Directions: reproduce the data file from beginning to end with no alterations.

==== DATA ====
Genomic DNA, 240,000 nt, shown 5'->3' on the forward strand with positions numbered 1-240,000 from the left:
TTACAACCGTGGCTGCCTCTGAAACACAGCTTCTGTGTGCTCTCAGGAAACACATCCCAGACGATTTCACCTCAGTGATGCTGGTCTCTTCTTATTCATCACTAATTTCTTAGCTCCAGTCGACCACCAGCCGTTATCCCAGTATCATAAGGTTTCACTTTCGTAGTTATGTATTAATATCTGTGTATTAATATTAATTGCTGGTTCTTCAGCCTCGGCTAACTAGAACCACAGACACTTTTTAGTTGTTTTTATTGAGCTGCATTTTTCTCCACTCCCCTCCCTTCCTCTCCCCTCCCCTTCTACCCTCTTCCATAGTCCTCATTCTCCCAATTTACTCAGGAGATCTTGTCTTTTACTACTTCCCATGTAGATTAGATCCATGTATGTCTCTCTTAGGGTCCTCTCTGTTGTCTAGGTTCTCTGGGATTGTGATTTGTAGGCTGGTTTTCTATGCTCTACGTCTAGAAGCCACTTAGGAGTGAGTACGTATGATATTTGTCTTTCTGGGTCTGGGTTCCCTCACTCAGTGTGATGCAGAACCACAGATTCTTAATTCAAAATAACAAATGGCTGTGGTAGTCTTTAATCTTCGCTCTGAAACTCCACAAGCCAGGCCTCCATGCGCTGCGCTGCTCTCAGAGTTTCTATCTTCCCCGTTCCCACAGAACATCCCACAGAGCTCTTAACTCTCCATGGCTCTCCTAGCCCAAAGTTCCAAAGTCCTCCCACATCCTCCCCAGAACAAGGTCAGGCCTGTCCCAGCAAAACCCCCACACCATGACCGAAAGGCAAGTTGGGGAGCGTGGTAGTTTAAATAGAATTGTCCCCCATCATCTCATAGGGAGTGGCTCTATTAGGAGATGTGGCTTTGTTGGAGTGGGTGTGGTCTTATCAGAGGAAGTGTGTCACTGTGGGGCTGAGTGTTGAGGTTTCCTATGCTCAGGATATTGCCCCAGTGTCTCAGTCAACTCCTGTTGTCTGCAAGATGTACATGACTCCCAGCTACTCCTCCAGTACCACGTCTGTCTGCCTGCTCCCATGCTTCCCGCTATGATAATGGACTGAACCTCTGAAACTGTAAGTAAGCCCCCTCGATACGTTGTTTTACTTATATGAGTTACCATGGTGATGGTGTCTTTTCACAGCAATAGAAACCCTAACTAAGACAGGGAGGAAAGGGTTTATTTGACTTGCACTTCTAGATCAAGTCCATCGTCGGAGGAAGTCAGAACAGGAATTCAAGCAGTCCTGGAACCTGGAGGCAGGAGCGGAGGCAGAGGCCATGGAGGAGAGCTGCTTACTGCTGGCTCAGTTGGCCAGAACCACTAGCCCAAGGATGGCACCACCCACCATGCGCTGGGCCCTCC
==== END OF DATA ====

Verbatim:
Genomic DNA, 240,000 nt, shown 5'->3' on the forward strand with positions numbered 1-240,000 from the left:
TTACAACCGTGGCTGCCTCTGAAACACAGCTTCTGTGTGCTCTCAGGAAACACATCCCAGACGATTTCACCTCAGTGATGCTGGTCTCTTCTTATTCATCACTAATTTCTTAGCTCCAGTCGACCACCAGCCGTTATCCCAGTATCATAAGGTTTCACTTTCGTAGTTATGTATTAATATCTGTGTATTAATATTAATTGCTGGTTCTTCAGCCTCGGCTAACTAGAACCACAGACACTTTTTAGTTGTTTTTATTGAGCTGCATTTTTCTCCACTCCCCTCCCTTCCTCTCCCCTCCCCTTCTACCCTCTTCCATAGTCCTCATTCTCCCAATTTACTCAGGAGATCTTGTCTTTTACTACTTCCCATGTAGATTAGATCCATGTATGTCTCTCTTAGGGTCCTCTCTGTTGTCTAGGTTCTCTGGGATTGTGATTTGTAGGCTGGTTTTCTATGCTCTACGTCTAGAAGCCACTTAGGAGTGAGTACGTATGATATTTGTCTTTCTGGGTCTGGGTTCCCTCACTCAGTGTGATGCAGAACCACAGATTCTTAATTCAAAATAACAAATGGCTGTGGTAGTCTTTAATCTTCGCTCTGAAACTCCACAAGCCAGGCCTCCATGCGCTGCGCTGCTCTCAGAGTTTCTATCTTCCCCGTTCCCACAGAACATCCCACAGAGCTCTTAACTCTCCATGGCTCTCCTAGCCCAAAGTTCCAAAGTCCTCCCACATCCTCCCCAGAACAAGGTCAGGCCTGTCCCAGCAAAACCCCCACACCATGACCGAAAGGCAAGTTGGGGAGCGTGGTAGTTTAAATAGAATTGTCCCCCATCATCTCATAGGGAGTGGCTCTATTAGGAGATGTGGCTTTGTTGGAGTGGGTGTGGTCTTATCAGAGGAAGTGTGTCACTGTGGGGCTGAGTGTTGAGGTTTCCTATGCTCAGGATATTGCCCCAGTGTCTCAGTCAACTCCTGTTGTCTGCAAGATGTACATGACTCCCAGCTACTCCTCCAGTACCACGTCTGTCTGCCTGCTCCCATGCTTCCCGCTATGATAATGGACTGAACCTCTGAAACTGTAAGTAAGCCCCCTCGATACGTTGTTTTACTTATATGAGTTACCATGGTGATGGTGTCTTTTCACAGCAATAGAAACCCTAACTAAGACAGGGAGGAAAGGGTTTATTTGACTTGCACTTCTAGATCAAGTCCATCGTCGGAGGAAGTCAGAACAGGAATTCAAGCAGTCCTGGAACCTGGAGGCAGGAGCGGAGGCAGAGGCCATGGAGGAGAGCTGCTTACTGCTGGCTCAGTTGGCCAGAACCACTAGCCCAAGGATGGCACCACCCACCATGCGCTGGGCCCTCC